Starting Good: What kind of response did you get from others when you told people you planned to manufacture your coat with a workforce made up of individuals from homeless shelters?

Veronika: I received a variety of responses, many of them being more negative than anything else at first, but I have proven wrong all skeptics wrong. I was never told that the product we would be manufacturing was a bad idea or that there was not a demand for the product, but I was told time and time again that the organization would fail because of who I was hiring. I was told that homeless women were unreliable and that they would not be capable of holding employment. I, on the other hand, could not think of a better population to hire. Yes, we have an atypical work force, but each lady takes such pride in her work and understands the impact that one of our coats can have because they can directly relate to those receiving one.

Starting Good: You started The Empowerment Plan at a young age with relatively little business experience. In what ways has that been a detriment? Or conversely, has it been an asset?

Veronika: In some situations it has been an asset because I am more inclined to take risks and am more open to new opportunities, but in other situations I wish I had more business experience and overall exposure to the business world. Luckily, I have an amazing board of directors and multiple mentors that I can call on at any time and that have been critical to the growth and success of The Empowerment Plan. I have learned so much since I started this venture three years ago and am still learning every day. I have learned that I cannot be afraid to ask questions, to make mistakes, and to call on someone for help when I need it.

Starting Good: What role does your board play in mentoring you and helping your organization grow?

Veronika: The board plays a huge role in now only mentoring me, but also in guiding the growth of the organization. Our board members work in various professional fields, but they all genuinely care about our mission and bring different experiences and perspectives to the table. It means so much to me to know that I have such a strong support system to back me up. I cannot tell you how many connections I have made, events I have attended, and opportunities that have been presented to me as a result of the board constantly thinking about ways to help us.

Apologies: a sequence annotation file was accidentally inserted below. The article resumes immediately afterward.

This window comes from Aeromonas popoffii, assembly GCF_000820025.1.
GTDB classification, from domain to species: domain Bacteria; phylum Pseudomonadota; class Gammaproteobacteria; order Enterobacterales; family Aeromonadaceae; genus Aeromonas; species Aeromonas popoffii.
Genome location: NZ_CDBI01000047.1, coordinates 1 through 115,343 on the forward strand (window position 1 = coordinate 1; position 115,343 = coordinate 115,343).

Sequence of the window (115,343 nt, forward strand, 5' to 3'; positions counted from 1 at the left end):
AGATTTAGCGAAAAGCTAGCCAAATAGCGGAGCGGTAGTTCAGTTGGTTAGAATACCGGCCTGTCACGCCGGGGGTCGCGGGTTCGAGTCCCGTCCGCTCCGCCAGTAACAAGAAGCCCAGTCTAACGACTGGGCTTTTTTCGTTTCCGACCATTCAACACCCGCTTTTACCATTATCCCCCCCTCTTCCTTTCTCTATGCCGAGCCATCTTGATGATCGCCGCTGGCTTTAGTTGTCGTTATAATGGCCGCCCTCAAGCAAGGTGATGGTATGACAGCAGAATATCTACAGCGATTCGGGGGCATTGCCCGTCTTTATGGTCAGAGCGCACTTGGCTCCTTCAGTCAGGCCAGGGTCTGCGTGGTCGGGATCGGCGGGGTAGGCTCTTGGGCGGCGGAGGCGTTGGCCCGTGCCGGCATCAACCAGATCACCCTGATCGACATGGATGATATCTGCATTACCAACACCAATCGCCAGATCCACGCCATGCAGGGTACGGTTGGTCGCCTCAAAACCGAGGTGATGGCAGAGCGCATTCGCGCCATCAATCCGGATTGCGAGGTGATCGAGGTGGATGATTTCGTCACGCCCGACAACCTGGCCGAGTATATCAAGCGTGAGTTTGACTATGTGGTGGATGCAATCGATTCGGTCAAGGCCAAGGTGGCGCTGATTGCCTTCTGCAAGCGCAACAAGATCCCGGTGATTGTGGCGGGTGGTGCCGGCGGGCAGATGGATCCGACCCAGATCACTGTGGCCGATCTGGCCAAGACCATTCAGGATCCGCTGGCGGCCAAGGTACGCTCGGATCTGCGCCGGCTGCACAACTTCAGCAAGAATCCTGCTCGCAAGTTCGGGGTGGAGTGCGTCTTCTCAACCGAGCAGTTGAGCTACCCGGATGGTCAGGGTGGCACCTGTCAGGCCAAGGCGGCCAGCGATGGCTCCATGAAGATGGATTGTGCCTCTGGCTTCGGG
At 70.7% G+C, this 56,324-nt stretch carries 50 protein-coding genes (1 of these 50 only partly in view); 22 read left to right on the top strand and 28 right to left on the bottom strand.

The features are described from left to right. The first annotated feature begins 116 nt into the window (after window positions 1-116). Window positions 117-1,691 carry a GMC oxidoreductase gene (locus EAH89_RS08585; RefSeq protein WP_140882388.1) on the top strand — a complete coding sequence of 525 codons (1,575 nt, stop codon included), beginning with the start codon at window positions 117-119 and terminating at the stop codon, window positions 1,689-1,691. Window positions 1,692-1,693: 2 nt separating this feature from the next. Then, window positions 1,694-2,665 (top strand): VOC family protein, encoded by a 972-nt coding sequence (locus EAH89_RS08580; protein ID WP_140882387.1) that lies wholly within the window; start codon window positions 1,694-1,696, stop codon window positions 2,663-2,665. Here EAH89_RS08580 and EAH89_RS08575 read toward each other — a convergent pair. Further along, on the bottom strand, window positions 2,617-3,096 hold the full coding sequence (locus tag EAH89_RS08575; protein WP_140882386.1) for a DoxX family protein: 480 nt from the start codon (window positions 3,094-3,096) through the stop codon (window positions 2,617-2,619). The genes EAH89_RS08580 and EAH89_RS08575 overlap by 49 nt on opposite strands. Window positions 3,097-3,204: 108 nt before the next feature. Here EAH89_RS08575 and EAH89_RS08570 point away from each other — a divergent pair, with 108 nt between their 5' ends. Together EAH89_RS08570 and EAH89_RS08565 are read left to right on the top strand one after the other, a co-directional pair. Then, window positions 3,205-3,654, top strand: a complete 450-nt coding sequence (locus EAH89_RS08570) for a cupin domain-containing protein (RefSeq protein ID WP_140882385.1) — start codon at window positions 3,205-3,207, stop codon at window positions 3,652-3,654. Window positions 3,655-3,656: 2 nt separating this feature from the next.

Starting Good: What advice to you have for others who are inspired by your story and who are interested in starting their own non-profit or taking a leap into social entrepreneurship?

Veronika: The time is now and you can do it. When I graduated, I thought I was the last person that should be starting a non-profit organization, but I had to take a step back and realize that I was the only one that could create this opportunity. I know you hear it all the time, but you really cannot be afraid to take risks, to fail fast, and to learn from your mistakes. My mistakes turned into my biggest achievements because I learned what not to do.

You will never feel fully ready until you actually take the initiative and welcome the associated challenges. I hope to be able to show other aspiring entrepreneurs that achieving their dreams, both big and small, starts with making the first small step and the first small choice. I believe that all great change is accomplished one step at a time.